before that, instancing was a rare thing, and dungeons were public and just as immersive as the rest of the world.

WoW was LARGELY an MMO. but still a hybrid. a significant part of the world was massive. but over time with queuing for instances, and phasing and all that, its become less and less so.
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Posted: Jan 22nd 2012 10:44AM pancho72 said

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MMO
Large system where lots of players (more than 50) can potentially meet through the course of normal gameplay.

Games where people meet through matchmaking systems don't qualify because the matchmaking is separate from gameplay. Those are in the broader category of multiplayer games.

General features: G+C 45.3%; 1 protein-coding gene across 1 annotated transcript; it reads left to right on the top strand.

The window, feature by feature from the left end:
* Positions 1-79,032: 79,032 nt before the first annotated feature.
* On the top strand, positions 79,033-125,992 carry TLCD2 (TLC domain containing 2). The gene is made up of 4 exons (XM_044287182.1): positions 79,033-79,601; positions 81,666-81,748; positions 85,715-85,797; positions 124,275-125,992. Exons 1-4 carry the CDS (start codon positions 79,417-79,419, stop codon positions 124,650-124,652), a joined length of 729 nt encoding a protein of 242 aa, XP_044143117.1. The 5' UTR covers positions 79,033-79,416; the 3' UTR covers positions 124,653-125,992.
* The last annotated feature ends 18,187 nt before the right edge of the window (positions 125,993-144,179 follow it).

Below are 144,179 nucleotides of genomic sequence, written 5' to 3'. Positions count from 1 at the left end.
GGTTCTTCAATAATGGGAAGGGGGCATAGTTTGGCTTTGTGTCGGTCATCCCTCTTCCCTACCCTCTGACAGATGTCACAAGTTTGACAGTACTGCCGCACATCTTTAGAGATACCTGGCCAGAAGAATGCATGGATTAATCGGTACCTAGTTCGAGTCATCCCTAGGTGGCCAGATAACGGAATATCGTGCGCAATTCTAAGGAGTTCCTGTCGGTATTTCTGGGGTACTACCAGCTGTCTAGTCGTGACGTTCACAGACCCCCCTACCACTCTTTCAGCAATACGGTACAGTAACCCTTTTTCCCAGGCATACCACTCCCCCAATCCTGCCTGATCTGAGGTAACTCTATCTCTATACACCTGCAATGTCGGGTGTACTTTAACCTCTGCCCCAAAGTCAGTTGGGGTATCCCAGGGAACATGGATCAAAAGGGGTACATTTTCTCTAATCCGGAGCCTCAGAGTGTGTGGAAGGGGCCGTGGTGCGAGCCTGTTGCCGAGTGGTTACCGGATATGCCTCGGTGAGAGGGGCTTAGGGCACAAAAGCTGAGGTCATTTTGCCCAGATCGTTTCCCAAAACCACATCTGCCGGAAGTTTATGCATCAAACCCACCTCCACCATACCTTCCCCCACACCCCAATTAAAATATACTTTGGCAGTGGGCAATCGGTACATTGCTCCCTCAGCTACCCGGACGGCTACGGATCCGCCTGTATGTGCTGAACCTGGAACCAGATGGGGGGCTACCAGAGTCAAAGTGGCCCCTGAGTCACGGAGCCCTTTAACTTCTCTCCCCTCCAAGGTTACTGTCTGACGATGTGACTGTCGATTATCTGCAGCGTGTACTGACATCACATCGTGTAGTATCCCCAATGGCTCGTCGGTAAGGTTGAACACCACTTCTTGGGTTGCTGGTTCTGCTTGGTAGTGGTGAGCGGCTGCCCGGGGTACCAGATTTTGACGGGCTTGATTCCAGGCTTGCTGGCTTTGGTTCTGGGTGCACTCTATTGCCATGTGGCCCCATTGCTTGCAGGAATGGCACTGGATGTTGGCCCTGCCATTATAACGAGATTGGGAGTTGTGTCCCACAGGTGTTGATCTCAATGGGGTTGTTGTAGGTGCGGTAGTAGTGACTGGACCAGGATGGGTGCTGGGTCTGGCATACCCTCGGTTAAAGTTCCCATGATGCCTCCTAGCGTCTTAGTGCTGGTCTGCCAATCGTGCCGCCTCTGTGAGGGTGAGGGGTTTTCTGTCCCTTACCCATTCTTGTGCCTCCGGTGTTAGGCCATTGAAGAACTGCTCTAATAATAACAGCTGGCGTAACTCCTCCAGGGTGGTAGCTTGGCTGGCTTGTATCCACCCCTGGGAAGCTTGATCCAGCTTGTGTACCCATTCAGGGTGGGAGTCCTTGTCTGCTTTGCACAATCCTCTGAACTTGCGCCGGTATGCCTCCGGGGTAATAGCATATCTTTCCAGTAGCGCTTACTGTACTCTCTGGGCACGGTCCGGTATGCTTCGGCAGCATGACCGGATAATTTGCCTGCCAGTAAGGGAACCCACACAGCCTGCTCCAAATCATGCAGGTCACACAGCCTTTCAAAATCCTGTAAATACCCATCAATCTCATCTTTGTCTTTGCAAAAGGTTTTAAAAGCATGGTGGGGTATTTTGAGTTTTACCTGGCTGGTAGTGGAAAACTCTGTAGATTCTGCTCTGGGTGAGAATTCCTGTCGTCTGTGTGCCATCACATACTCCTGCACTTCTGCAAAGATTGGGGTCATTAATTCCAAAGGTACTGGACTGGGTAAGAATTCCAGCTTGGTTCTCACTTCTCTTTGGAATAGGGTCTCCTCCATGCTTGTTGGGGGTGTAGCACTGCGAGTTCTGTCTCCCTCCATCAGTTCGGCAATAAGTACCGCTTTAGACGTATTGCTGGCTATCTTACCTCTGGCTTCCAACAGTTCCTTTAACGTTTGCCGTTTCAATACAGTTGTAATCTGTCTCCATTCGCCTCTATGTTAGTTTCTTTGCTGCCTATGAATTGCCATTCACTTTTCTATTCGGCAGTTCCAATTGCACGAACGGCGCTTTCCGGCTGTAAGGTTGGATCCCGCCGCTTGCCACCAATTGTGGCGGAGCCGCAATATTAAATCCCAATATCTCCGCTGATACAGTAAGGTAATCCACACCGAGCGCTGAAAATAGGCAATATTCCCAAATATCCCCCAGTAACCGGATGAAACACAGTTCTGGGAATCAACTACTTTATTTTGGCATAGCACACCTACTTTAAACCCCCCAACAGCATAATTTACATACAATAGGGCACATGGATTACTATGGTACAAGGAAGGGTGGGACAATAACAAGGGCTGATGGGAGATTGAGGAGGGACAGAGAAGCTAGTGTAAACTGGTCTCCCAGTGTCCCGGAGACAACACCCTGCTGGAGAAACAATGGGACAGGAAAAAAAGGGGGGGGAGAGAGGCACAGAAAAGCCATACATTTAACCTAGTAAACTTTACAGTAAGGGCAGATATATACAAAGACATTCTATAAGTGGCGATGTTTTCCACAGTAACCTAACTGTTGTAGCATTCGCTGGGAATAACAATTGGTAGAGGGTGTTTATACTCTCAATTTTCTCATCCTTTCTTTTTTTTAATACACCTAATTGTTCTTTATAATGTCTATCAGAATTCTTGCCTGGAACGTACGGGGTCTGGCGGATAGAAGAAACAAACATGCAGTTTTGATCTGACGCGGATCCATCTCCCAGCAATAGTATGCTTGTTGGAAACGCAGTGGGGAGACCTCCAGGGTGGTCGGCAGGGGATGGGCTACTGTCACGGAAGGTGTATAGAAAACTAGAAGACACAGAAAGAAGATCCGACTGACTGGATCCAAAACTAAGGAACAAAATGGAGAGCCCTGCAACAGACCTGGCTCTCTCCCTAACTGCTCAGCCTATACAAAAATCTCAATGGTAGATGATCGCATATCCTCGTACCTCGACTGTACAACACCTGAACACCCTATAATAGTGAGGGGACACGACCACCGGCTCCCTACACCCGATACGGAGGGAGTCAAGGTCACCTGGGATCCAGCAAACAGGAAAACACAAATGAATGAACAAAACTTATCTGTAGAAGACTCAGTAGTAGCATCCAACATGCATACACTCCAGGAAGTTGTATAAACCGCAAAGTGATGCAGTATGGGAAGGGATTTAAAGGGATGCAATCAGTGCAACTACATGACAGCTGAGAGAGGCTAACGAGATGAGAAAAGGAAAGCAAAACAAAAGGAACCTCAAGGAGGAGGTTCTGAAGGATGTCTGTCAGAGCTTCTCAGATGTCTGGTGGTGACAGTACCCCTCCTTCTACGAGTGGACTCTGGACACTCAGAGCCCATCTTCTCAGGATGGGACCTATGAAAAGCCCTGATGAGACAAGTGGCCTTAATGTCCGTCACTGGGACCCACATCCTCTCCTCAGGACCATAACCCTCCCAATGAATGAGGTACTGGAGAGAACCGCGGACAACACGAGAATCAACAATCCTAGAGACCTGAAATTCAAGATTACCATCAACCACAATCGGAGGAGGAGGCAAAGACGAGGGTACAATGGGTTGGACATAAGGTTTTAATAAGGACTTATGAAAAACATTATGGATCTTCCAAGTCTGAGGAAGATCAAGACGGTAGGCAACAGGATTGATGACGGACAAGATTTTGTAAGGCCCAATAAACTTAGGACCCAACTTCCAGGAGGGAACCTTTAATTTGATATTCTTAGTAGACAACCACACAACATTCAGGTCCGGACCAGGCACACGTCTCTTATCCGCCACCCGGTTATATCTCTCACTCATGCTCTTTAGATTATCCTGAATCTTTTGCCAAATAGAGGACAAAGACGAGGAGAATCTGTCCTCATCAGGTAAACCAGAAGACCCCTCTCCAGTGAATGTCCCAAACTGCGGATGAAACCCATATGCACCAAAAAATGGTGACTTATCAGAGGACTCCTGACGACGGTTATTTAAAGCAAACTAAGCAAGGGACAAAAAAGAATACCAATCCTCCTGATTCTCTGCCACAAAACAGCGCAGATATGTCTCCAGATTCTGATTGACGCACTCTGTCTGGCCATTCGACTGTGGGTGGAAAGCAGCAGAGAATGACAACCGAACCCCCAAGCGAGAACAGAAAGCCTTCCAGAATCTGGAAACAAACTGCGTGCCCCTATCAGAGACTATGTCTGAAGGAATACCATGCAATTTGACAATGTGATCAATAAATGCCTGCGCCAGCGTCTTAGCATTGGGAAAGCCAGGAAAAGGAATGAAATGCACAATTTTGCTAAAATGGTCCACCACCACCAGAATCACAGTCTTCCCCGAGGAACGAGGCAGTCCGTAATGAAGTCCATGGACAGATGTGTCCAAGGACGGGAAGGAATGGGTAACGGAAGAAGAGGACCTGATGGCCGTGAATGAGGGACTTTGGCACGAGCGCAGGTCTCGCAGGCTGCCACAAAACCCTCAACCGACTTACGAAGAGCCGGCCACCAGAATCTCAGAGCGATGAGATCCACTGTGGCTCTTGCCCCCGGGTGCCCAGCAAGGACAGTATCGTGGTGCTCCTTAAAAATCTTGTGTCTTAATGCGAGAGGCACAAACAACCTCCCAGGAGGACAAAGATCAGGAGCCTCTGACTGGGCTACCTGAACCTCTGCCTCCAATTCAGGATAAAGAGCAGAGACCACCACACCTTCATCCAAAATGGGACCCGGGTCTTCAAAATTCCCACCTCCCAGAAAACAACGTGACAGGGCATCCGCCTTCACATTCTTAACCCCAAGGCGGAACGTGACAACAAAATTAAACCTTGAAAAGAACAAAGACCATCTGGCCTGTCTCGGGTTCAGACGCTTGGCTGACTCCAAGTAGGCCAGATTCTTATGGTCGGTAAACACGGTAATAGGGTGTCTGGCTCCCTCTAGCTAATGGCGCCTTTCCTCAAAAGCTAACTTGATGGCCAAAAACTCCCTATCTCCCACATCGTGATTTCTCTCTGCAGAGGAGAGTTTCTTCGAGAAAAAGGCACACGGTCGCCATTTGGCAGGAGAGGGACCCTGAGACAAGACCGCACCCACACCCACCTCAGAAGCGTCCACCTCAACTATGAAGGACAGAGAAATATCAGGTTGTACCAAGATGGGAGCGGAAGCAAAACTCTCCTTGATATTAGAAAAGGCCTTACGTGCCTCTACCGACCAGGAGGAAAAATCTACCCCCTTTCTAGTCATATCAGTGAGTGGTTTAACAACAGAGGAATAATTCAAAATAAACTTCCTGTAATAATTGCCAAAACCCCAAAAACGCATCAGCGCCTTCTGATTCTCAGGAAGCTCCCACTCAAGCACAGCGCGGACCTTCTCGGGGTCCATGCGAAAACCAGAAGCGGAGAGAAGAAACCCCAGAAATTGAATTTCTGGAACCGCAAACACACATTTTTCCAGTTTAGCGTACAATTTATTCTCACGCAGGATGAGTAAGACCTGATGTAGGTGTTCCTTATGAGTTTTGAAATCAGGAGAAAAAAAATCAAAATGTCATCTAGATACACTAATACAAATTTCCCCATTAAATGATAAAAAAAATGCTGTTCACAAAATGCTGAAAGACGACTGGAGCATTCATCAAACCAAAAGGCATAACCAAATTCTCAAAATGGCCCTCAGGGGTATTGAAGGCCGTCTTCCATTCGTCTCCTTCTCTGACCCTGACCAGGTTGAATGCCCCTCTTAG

Seamlessness and non-instanced zones is often a feature of MMOs, but not a requirement if players can freely travel between the zones or instances. Eve Online is an example of a MMO with seams (solar systems connected with jump gates).

The original Guild Wars is a bit of a special case.

Posted: Jan 22nd 2012 10:48AM Wispur said

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From what game does that screenshot at the top of the post come from?
I do love me some dinosaurs.

Posted: Jan 22nd 2012 11:18AM Dumac said

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@Wispur
That's a Tyrannus from Guild Wars. The Asura lands in the EOTN expansion have dinosaur themed wildlife.

http://wiki.guildwars.com/wiki/Tyrannus
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Posted: Jan 22nd 2012 12:04PM Irem said

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@Wispur